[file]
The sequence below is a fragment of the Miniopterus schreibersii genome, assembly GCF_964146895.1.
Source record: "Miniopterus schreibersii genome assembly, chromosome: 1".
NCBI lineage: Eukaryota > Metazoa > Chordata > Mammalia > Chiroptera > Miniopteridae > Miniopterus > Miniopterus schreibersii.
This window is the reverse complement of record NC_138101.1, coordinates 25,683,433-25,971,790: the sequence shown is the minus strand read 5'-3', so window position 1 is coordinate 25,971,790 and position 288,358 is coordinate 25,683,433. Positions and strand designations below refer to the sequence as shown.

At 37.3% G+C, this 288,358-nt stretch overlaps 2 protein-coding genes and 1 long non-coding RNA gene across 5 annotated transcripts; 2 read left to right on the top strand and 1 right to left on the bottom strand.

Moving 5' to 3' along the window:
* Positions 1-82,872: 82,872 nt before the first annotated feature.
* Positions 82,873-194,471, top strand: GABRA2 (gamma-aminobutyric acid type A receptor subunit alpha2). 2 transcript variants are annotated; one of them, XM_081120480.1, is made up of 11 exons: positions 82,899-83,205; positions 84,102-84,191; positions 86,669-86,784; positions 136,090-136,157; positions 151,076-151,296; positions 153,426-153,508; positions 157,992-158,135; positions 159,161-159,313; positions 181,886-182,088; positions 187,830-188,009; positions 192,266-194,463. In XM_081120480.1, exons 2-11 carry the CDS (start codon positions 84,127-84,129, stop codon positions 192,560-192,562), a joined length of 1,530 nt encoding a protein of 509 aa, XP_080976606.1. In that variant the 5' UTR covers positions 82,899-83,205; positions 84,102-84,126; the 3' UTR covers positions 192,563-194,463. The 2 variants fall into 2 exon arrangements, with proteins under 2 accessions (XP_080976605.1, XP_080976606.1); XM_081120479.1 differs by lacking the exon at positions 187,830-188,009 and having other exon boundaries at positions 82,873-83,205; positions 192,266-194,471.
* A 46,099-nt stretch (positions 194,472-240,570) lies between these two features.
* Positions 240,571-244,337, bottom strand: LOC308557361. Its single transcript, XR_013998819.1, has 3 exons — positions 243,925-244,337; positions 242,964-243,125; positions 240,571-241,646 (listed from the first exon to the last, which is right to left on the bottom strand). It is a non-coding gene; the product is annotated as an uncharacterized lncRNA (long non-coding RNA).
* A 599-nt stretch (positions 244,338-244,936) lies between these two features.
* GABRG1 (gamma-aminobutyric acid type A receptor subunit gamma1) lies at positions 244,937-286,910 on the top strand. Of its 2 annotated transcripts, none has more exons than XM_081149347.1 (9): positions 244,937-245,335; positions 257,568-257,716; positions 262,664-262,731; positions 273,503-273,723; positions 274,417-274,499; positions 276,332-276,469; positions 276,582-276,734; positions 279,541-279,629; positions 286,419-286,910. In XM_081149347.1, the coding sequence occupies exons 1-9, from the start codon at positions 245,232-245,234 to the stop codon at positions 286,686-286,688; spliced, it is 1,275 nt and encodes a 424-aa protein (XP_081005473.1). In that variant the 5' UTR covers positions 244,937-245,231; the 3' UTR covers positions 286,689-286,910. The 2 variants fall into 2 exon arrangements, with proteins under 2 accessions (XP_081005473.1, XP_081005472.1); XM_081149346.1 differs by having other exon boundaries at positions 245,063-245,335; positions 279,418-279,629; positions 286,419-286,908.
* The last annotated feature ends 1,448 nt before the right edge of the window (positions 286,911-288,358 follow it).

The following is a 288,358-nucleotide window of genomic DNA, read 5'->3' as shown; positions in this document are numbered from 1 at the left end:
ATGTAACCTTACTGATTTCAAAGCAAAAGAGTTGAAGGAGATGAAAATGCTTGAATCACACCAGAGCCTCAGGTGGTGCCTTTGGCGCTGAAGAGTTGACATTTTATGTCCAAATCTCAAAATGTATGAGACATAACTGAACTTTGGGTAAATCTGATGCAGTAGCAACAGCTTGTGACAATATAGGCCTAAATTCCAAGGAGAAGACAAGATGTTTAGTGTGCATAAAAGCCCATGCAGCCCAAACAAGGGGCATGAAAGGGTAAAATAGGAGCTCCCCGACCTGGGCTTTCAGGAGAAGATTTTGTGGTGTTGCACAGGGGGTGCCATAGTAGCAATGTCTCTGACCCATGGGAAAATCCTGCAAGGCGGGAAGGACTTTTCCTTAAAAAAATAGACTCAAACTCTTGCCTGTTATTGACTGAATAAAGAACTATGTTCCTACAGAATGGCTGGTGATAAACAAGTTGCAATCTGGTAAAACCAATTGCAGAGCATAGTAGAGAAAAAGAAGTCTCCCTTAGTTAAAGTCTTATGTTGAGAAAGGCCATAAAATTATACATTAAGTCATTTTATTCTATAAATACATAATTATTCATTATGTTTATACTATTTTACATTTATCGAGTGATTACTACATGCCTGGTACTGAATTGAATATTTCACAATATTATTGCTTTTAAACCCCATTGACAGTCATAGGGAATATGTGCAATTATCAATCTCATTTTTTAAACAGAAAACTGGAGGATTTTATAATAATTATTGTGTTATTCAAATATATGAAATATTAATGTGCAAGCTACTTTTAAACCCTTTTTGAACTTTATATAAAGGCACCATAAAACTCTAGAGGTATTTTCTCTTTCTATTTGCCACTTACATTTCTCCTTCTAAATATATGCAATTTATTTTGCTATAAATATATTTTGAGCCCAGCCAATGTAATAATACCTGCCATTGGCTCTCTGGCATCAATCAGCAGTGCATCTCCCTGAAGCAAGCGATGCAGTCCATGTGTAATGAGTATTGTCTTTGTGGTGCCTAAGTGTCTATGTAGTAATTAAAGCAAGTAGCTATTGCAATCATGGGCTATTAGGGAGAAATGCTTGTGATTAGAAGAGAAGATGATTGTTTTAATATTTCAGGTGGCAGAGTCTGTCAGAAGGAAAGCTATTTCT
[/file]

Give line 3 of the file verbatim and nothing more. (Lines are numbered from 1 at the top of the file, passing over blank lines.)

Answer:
NCBI lineage: Eukaryota > Metazoa > Chordata > Mammalia > Chiroptera > Miniopteridae > Miniopterus > Miniopterus schreibersii.